Ivar Lo-Johansson

Ivar Lo-Johansson
Ivar Lo-Johansson
Ivar Lo-Johansson
BornKarl Ivar Loe
(1901-02-23)23 February 1901
Ösmo, Sweden
Died11 April 1990(1990-04-11) (aged 89)
Stockholm, Sweden

Ivar Lo-Johansson (23 February 1901 – 11 April 1990) was a Swedish writer of the proletarian school. His autobiographical 1979 memoir, Pubertet (Puberty), won the Nordic Council's Literature Prize in 1979.[1]


Harry Martinson and Ivar Lo-Johansson (right)
Ivar Lo-Johansson in a farm.

Lo-Johansson was born in Ösmo in a family of bound (unfree) agricultural labourers.[2][3][4] He wrote over 50 proletarian novels and short-stories, all of which carried vivid portrayals of working-class people.[5] He described the situation of the Swedish land-workers, statare,[6] in his novels, short stories and journalism, which encouraged the adoption of certain land reforms in Sweden.[4] He also caused much controversy with his features on old-age pensioners, gypsies and other non-privileged people. He died, aged 89, in Stockholm.[3]

Lo-Johansson first came to the literary fore in the mid-1930s with the publication of his short story collections. His stories were infused with realistic and detailed depictions of the plight of landless Swedish peasants, known as statare. The first of his short stories collection to be published was Statarna I–II (1936–37; The Sharecroppers), followed by his Jordproletärerna (1941; Proletarians of the Earth, a novel. Autobiographical to a large extent, these works were nevertheless more than one man's story. They were a potent attack on the prevalent social conditions, especially the inequality in Swedish society. Lo-Johansson's books combined political astuteness and literary craftsmanship to such a competent degree that they are regarded as the stimulant behind the labor movement that ultimately led to the abolition of indentured farm labor in 1945.[3]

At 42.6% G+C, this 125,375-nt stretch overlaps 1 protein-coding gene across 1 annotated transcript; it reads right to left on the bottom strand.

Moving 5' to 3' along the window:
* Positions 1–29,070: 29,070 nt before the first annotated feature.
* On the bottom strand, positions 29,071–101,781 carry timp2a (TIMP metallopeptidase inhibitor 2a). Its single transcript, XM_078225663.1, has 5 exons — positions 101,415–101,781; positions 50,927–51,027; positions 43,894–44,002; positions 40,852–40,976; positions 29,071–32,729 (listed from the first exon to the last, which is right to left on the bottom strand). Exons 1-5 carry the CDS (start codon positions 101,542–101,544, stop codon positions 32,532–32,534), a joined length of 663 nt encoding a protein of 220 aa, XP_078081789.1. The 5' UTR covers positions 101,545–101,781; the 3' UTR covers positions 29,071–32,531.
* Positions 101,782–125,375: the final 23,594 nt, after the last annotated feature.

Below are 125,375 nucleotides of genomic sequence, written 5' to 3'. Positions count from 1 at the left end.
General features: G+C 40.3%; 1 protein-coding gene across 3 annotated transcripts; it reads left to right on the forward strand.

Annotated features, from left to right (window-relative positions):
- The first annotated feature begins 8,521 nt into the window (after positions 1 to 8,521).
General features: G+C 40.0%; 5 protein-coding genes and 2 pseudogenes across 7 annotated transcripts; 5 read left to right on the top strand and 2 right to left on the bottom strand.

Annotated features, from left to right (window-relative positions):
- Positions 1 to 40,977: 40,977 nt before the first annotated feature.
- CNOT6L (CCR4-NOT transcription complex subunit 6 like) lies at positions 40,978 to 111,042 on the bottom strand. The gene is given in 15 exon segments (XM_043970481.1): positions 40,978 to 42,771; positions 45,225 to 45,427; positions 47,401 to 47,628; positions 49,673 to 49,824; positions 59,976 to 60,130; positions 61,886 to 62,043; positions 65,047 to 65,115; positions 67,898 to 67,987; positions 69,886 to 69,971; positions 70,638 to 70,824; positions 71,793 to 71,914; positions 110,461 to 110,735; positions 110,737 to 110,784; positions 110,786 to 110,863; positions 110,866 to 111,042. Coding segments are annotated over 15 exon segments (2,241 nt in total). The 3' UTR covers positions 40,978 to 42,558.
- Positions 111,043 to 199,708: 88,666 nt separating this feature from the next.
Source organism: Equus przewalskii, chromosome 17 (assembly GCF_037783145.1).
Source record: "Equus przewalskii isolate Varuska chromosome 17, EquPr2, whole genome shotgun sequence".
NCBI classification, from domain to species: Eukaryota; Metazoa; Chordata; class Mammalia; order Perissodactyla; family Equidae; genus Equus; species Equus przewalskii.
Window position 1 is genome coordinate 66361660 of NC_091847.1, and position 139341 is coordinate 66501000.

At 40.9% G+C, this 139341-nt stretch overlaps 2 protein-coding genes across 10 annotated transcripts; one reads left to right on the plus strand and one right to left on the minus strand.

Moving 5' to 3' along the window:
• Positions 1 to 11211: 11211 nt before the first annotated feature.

Lo-Johansson is best known for his vivid recollections of the life in Swedish trade-unionist and literary circles of the twenties, thirties and forties. He also continued throughout his long life to insist that literature should face the world from the under-dog's perspective.

Lo-Johansson's works are characterized by a vivid expression of individual human suffering. A great example of this motif is character of the farm servant's wife in Only A Mother (1939). He also explored the conflict between individualism and collectivism extensively in his autobiographical series of eight novels. He published the series in the 1950s with The Illiterate (1951). He published the last book in the series, The Proletarian Writer in 1960. In the 1970s he wrote numerous short stories dealing with the seven deadly sins. In the 1980s he wrote several memoirs.[5]

Other Languages
Nederlands: Ivar Lo-Johansson
norsk nynorsk: Ivar Lo-Johansson
português: Ivar Lo-Johansson
srpskohrvatski / српскохрватски: Ivar Lo-Johansson
українська: Івар Лу-Юганссон